Open source software can be one answer to combating the global surveillance of innocent citizens, said security expert Mikko Hypponen in his keynote last week at LinuxCon and CloudOpen Europe  in Edinburgh.
Advances in computing and the rise of global networks have made the storage and transmission of data cheap and easy. This has created unparalleled connectivity, progress and innovation, Hypponen said. But it’s also enabled large-scale access to that data as demonstrated by the NSA’s PRISM program, made public this year in a series of top-secret document leaks by former U.S. government contractor Edward Snowden.
“In the last few years we've realized data is cheap. We never have to delete anything anymore, ever,” said Hypponen, chief research officer at F-Secure in Finland. “This has enabled lots of great things but also global wholesale blanket surveillance.”
Such access to our personal data, including cell phone records, geolocation, email and search engine queries, may be warranted in some cases, Hypponen said.
“I do believe some surveillance is OK,” he said. “If there's an investigation into finding a school shooter or drug lord or member of a terrorist cell… we should have the technical means of doing that. But we must first have the suspicion.”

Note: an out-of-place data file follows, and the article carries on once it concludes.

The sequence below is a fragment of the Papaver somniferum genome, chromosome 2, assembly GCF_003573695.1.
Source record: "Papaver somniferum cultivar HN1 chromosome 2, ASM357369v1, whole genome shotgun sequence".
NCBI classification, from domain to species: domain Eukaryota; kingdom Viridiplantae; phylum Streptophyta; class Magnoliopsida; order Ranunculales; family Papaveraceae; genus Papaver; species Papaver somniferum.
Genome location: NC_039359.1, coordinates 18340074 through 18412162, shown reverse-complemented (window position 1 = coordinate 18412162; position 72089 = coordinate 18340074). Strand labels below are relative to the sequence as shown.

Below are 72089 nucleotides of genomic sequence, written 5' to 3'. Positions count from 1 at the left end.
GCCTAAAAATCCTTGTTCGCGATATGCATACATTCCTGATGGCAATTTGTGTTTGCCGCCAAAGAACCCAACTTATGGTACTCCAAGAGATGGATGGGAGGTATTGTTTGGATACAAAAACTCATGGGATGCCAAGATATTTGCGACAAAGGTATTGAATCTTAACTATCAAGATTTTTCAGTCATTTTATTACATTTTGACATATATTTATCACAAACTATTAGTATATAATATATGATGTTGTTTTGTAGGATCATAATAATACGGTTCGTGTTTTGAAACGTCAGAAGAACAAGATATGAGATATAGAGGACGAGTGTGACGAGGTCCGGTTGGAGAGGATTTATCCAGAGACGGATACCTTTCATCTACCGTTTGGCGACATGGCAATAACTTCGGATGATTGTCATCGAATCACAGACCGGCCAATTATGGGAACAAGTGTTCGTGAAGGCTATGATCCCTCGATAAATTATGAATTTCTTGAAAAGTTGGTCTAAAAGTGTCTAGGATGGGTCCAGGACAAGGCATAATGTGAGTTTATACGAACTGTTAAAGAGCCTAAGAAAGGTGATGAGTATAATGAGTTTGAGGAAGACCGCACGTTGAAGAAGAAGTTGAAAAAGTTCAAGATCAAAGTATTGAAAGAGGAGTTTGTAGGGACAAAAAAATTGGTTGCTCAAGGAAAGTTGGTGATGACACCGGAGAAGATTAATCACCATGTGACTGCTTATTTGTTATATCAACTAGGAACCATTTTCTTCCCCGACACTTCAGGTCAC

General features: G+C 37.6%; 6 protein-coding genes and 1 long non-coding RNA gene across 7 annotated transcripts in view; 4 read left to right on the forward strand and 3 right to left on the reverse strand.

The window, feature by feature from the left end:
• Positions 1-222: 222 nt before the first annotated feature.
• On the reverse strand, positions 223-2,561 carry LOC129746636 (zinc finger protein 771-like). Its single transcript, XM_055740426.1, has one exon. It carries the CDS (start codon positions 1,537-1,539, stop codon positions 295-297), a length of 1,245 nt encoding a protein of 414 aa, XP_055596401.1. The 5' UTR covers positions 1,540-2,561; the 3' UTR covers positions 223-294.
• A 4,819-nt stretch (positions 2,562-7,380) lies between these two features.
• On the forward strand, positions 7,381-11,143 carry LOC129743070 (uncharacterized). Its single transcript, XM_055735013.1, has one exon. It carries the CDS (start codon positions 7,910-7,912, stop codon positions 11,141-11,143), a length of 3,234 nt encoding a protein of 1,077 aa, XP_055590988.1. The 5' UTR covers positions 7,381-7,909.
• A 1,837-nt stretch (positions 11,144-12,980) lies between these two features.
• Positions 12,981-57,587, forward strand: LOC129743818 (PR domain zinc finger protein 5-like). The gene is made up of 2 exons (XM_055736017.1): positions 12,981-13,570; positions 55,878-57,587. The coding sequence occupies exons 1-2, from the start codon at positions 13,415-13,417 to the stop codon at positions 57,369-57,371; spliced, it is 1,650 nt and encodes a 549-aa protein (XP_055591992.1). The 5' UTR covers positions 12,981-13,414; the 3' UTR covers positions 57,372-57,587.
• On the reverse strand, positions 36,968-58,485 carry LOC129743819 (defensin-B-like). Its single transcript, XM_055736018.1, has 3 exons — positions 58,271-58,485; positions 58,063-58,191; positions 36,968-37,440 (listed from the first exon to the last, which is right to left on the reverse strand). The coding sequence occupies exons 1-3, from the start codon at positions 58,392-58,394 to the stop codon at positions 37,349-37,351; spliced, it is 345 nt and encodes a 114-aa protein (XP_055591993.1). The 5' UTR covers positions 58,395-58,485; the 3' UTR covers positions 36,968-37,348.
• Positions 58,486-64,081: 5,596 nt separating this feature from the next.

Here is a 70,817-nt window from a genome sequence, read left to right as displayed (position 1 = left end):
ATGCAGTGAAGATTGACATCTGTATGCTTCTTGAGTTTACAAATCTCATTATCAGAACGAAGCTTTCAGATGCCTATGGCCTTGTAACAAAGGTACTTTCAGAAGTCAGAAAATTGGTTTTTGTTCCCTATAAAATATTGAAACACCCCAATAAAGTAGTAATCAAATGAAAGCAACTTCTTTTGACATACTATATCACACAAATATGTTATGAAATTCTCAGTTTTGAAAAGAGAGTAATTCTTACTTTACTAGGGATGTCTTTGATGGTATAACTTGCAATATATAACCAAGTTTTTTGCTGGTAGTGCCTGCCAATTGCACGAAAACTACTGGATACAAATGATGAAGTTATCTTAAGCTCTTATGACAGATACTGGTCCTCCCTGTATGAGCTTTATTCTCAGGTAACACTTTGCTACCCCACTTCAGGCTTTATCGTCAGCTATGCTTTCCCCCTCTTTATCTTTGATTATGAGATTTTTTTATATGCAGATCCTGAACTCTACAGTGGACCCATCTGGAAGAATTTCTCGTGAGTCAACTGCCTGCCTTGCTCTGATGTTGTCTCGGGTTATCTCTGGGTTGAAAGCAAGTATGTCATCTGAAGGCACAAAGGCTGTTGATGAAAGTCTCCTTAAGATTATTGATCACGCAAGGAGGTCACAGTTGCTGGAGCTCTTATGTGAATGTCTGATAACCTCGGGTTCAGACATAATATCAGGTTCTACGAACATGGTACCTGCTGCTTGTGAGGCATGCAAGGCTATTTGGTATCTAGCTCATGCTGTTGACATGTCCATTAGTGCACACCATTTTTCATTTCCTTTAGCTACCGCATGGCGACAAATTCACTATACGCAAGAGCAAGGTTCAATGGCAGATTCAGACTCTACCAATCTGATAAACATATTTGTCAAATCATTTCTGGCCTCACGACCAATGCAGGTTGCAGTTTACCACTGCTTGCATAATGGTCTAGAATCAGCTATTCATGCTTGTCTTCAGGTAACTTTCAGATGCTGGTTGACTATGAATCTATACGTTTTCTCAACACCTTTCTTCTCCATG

But collecting the communications and personal data of “everyone” is not only a violation of privacy, but a threat to democracy, Hypponen said.
“Even if you don't have a problem with our government today, we don't know what the government will be 20 years from now,” he said. ”If they have 20 years of your search data, they'll find something illegal or embarrassing to twist your hand.”
Though the leaks have caused some IT professionals to question the safety of their data stored with and routed through U.S. service providers, avoiding these companies and services won’t solve the problem, Hypponen said. Neither can each country afford the time and expense of building its own alternatives.
Working across international boundaries, developers should band together to build secure and reliable software and services that prevent back-door tampering and ensure users’ privacy, Hypponen said.
“I suggest that open source provides a solution to this problem,” he said. “Then countries don't have to work alone. It will be secure, open and free.”